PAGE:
Please use this url to cite or link to this publication:
author
; ; ; and
publishing date
type
Book/Report
publication status
published
subject
pages
147 pages
publisher
OECD Publishing
ISBN
9789264189713
DOI
10.1787/9789264189713-en
language
English
LU publication?
no
id
cacc3a1f-1e85-415c-b4bb-fd6e420da0ae
date added to LUP
2020-04-05 21:04:03
date last changed
2020-08-24 17:32:14
@book{cacc3a1f-1e85-415c-b4bb-fd6e420da0ae,
  abstract     = {The process of transforming the industrial economy into a society largely based on the production and dissemination of information and knowledge has widespread implications for cities and regions as well as organisations and individuals. And while the economy is increasingly global, the differences in economic development between cities and regions will not necessarily disappear. Indeed, the diversity in knowledge-based economic development reflects the complex interaction between global and local contexts as well as policies for increased decentralisation.<br/><br/>Do regions and cities play new roles in terms of governance and intervention in order to promote innovation productivity and economic performance at the local level? What is the relationship between learning and social cohesion? A new OECD publication, Cities and Regions in the New Learning Economy, examines such questions by analysing e.g. the correlation between primary, secondary and tertiary education levels and GDP per capita in 180 regions of the European Union. While tertiary education remains important, secondary education appears as the most important for regional economic performance. The former is clearly essential in terms of innovations, but the latter represents the intermediary skills, which are also crucial to industrial know-how and "learning-by-doing". Moreover, the fact that university students and labour are mobile blurs the correlation between higher education and regional economic development.<br/><br/>Although the experiences presented provide valuable insights, it should be stressed that high levels of individual learning in itself does not contribute to economic growth before it has been applied to the production of goods and services. The extent to which individuals and organisations absorb and apply learning and innovations will determine their competitiveness in the learning economy.<br/><br/>The final chapter presents ten policy principles for regional and urban policy makers for helping their region or city to improve its economic performance in the new learning economy through the development of innovation-intensive activities.},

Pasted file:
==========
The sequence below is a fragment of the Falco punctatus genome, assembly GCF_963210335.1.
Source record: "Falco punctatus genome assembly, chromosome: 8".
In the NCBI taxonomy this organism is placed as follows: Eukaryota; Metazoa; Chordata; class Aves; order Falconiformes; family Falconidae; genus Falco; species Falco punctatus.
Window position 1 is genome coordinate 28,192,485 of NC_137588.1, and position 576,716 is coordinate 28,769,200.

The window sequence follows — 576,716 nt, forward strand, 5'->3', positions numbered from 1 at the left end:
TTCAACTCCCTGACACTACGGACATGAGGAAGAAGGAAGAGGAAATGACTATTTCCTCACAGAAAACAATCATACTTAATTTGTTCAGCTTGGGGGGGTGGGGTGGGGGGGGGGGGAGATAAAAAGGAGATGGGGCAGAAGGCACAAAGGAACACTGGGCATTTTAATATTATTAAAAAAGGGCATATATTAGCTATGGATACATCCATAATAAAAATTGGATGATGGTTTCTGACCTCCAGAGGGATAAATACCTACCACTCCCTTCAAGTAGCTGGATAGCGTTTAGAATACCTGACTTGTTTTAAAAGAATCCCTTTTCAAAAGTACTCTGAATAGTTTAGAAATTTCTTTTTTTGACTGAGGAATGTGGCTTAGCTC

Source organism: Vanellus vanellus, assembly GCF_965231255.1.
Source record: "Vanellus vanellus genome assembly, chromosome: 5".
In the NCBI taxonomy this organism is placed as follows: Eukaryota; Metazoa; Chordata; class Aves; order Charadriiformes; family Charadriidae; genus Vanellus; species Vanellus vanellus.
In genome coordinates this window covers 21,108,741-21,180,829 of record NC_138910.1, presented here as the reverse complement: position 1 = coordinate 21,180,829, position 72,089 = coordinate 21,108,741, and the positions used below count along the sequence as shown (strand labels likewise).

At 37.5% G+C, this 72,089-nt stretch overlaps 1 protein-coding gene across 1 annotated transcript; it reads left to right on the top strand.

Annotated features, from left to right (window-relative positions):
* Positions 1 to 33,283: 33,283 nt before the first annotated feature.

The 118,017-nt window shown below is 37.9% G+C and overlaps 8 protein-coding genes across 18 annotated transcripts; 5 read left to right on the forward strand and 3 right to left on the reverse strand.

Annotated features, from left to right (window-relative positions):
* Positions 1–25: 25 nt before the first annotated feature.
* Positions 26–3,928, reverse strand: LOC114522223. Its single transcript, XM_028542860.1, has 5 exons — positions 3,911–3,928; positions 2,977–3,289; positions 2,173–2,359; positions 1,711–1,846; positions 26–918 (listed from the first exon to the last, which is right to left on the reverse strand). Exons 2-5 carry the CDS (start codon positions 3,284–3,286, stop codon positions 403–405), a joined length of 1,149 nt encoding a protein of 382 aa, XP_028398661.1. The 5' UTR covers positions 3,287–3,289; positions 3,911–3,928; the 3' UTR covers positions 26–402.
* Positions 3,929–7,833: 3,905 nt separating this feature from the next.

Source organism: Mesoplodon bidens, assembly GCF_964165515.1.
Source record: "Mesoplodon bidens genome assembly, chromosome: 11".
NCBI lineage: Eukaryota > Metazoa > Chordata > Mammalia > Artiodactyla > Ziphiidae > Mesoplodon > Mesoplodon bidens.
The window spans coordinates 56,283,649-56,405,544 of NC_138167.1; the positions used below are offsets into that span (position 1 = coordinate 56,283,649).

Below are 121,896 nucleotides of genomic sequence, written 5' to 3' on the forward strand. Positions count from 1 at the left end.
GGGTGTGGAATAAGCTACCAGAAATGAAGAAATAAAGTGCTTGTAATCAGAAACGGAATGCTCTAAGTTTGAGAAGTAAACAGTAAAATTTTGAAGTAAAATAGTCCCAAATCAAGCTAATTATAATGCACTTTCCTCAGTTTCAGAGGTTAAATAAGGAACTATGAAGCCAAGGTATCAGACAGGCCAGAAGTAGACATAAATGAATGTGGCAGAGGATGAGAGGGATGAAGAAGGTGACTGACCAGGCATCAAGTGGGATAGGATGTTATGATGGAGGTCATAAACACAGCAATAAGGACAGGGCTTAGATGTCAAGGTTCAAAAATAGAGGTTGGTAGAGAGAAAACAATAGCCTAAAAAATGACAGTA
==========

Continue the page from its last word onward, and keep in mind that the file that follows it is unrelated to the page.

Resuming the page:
author       = {Charles, Edquist and Rees, Gareth and Lorenzen, Mark and Vincent-Lancrin, Stephan and Larsen, Kurt},
  isbn         = {9789264189713},
  language     = {eng},
  publisher    = {OECD Publishing},
  title        = {Cities and Regions in the New Learning Economy},
  url          = {http://dx.doi.org/10.1787/9789264189713-en},
  doi          = {10.1787/9789264189713-en},
  year         = {2001},
}